Picture left to right: Tori Hill, Becca Poliquin, Peri Dropping, Kelsey Watkins, Freddy Gray, and Frank Stumbo.
HELENA – The Carroll College Talking Saints forensics team won the first place overall sweepstakes award at the Western Washington Regional Championships held in Bellingham, Washington, January 27-29. The Saints beat more than twenty colleges and universities from Utah to California and all the Northwest states.
The win extended Carroll’s regional streak to 27 consecutive years of either winning or sharing the Northwest Forensics Conference title. This year, Boise State University and Lewis & Clark College also earned Gold Medal Program awards for outstanding seasons.
The Saints were led by a strong showing in World Debate, with first-years Kelsey Watkins of Snohomish, Washington, and Peri Dropping of Redmond, Washington, winning the junior division. Juniors Tori Hill of Sidney, Montana, and Becca Poliquin of Hamilton, Montana, placed second in open debate with juniors Frank Stumbo of Shelley, Idaho, and Freddy Gray of Idaho Falls, right behind in third. Open World Debate was won by the region’s top team from Seattle University.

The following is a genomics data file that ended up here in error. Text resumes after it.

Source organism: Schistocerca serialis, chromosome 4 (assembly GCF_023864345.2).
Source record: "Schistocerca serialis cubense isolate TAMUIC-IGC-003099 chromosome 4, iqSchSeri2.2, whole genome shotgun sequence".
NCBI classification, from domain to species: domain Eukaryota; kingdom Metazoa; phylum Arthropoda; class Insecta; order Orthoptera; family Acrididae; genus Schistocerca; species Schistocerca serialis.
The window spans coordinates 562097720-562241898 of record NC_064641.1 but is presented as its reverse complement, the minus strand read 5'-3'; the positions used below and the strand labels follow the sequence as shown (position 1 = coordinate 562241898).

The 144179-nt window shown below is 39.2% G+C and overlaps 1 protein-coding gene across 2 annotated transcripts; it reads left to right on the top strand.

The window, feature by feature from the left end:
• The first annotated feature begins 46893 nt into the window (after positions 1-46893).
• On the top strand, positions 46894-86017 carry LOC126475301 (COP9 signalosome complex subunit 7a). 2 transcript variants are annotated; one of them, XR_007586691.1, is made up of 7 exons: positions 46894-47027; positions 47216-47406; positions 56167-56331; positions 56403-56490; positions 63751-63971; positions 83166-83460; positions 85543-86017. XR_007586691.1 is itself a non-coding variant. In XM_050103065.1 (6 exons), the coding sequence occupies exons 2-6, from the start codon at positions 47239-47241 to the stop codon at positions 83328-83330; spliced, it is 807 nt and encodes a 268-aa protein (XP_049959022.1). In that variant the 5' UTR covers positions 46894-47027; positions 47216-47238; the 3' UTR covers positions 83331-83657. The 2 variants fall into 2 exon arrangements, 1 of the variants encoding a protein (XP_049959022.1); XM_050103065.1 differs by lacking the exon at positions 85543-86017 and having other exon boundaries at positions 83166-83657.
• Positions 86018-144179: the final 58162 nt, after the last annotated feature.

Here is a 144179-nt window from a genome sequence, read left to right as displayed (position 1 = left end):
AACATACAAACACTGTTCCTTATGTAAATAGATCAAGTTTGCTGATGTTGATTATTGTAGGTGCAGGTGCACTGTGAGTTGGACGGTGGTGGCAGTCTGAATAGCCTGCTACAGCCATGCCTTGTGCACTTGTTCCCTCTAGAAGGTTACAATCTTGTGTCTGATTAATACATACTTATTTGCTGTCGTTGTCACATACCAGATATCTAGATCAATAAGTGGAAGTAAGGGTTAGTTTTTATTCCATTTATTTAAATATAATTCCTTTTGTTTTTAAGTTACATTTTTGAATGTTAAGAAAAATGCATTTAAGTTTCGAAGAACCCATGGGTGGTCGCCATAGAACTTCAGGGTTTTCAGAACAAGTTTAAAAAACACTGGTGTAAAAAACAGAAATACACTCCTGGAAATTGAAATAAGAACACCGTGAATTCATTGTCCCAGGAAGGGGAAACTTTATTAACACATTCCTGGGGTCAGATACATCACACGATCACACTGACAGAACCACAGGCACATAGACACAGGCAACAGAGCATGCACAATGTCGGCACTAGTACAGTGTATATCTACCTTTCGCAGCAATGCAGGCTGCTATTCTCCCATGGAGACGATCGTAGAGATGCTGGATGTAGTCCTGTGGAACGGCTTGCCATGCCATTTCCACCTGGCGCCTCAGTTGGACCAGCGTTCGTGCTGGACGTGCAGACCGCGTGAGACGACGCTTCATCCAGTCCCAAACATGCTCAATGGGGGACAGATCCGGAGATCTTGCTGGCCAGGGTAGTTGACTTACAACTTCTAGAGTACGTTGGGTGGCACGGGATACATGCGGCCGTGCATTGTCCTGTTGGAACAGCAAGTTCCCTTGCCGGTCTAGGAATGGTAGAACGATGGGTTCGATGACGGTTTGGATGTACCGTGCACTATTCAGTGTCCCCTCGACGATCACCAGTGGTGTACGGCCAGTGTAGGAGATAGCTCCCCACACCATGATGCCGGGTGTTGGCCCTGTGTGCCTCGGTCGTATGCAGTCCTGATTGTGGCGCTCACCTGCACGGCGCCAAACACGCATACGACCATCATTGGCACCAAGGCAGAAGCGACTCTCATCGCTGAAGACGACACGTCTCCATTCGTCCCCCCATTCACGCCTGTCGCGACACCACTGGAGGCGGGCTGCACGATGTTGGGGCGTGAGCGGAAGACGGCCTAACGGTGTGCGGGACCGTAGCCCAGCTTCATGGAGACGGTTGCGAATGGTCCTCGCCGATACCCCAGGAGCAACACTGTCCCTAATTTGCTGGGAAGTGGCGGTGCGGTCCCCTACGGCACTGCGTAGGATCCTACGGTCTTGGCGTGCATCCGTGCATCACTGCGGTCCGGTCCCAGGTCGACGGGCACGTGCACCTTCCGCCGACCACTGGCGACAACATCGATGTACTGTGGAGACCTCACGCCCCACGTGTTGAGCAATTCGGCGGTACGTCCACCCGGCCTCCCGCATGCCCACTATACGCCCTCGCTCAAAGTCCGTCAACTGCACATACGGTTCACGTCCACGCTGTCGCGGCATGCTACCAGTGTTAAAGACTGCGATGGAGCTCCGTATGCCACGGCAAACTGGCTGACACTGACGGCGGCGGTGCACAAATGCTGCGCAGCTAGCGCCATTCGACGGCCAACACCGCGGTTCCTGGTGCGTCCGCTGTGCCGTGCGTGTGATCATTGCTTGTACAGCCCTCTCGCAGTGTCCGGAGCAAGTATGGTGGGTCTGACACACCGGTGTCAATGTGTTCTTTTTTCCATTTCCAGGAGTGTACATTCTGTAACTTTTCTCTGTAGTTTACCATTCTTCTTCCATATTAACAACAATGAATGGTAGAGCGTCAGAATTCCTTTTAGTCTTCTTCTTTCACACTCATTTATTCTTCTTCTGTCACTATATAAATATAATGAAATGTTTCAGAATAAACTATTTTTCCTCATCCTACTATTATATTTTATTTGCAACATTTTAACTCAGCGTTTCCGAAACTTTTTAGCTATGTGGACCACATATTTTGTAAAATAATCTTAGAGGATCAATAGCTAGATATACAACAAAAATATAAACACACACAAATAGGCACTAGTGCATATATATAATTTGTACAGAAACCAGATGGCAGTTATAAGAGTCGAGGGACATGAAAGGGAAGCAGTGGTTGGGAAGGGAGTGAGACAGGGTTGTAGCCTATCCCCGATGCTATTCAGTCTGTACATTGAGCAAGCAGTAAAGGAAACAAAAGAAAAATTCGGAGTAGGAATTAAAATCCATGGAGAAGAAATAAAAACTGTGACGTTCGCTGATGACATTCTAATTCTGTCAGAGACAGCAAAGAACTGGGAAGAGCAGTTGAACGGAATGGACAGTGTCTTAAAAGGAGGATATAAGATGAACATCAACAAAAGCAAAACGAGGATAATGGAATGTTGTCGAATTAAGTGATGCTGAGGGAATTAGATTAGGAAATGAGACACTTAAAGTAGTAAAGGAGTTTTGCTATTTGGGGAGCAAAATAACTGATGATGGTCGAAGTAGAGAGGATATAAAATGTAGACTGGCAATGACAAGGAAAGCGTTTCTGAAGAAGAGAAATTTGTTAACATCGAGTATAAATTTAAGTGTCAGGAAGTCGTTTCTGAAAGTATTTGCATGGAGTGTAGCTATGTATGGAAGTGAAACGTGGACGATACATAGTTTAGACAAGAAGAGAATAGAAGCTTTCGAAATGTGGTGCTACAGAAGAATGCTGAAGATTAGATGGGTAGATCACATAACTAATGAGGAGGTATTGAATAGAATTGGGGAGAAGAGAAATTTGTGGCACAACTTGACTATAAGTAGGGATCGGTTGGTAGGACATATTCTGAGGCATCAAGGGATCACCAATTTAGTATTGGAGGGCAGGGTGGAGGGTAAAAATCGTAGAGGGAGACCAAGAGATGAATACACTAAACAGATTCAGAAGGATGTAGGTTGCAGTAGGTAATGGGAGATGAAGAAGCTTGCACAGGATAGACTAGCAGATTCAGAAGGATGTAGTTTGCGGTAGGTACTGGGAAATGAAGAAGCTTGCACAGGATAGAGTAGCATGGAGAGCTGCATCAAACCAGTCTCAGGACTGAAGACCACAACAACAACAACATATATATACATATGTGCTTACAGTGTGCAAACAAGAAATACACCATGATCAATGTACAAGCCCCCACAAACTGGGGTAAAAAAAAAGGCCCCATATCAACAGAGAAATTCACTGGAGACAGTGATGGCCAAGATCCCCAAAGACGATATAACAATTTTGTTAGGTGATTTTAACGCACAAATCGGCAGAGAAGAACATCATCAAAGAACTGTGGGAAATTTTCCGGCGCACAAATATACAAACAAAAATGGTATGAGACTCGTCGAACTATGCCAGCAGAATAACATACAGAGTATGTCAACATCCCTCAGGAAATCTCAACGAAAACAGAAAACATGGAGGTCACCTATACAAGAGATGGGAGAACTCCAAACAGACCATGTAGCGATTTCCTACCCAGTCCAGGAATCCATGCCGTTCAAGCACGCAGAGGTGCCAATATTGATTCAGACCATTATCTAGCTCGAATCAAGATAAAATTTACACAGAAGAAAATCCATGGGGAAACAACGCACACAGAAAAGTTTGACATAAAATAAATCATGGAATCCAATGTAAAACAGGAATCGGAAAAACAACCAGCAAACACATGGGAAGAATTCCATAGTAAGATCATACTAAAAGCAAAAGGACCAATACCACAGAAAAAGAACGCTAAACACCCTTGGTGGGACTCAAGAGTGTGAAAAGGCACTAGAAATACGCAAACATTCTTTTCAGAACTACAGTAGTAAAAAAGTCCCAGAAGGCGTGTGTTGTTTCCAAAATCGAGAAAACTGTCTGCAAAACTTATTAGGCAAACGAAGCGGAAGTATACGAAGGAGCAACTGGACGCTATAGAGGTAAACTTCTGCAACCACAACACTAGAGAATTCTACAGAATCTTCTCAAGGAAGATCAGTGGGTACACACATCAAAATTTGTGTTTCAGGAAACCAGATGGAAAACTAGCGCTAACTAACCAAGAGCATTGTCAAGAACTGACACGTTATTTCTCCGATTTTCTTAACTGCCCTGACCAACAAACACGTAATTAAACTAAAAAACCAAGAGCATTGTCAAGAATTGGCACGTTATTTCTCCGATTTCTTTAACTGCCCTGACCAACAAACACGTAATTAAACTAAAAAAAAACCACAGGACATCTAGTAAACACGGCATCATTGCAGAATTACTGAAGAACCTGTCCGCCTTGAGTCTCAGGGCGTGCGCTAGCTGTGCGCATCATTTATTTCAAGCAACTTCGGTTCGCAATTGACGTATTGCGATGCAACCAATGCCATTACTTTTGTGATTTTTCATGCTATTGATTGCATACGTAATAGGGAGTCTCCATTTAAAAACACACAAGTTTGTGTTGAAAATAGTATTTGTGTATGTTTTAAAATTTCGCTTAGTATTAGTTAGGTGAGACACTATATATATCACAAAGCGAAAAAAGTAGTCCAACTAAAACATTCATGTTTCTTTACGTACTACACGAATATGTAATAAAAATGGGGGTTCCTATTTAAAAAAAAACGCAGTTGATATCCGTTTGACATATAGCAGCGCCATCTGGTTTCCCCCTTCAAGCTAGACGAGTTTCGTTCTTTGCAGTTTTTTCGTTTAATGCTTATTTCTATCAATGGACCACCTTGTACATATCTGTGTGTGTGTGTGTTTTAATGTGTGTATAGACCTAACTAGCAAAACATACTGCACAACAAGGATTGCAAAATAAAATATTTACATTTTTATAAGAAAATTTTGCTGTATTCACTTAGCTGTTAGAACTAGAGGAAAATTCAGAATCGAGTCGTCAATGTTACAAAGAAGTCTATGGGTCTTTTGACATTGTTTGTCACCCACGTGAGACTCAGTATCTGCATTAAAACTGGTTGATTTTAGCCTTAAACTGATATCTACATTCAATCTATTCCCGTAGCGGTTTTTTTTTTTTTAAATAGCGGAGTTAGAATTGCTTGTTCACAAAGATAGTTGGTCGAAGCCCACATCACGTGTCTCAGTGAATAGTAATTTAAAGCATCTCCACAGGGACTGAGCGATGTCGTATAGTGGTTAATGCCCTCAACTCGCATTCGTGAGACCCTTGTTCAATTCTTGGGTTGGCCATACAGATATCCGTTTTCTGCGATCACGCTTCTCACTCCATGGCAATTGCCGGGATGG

Saints swept the top five speaker awards in junior, and won three speaker awards in open. Six team members won multiple awards including Poliquin, Hill, Dropping, Watkins, Stumbo and sophomore Haley Meredith of Jerome, Idaho.
The team also won 11 awards in Extemporaneous and Impromptu Speaking, and six more in the interpretation events. Poliquin won first place in program oral interpretation. First-year Kennedy Bahm of Missoula won the Orv Iverson award, the “rookie of the year” award for the conference.
“The story of this tournament for us and many other teams was the dominant showing of the female debaters,” said coach Brent Northup. “Debate used to be a male-dominated event, but no more. In World Debate, all four finalist teams in junior were female-female teams, and the top two teams in open were as well. All the speaker awards in junior were won by women.”
World Debate in the BP format seems to have attracted more women, says Northup, who says he’s not entirely sure of all the causes.
“We’re going to the Canadian national women’s championships in Vancouver in March along with teams from Toronto and Montreal. The glass ceiling is breaking in intercollegiate debate.”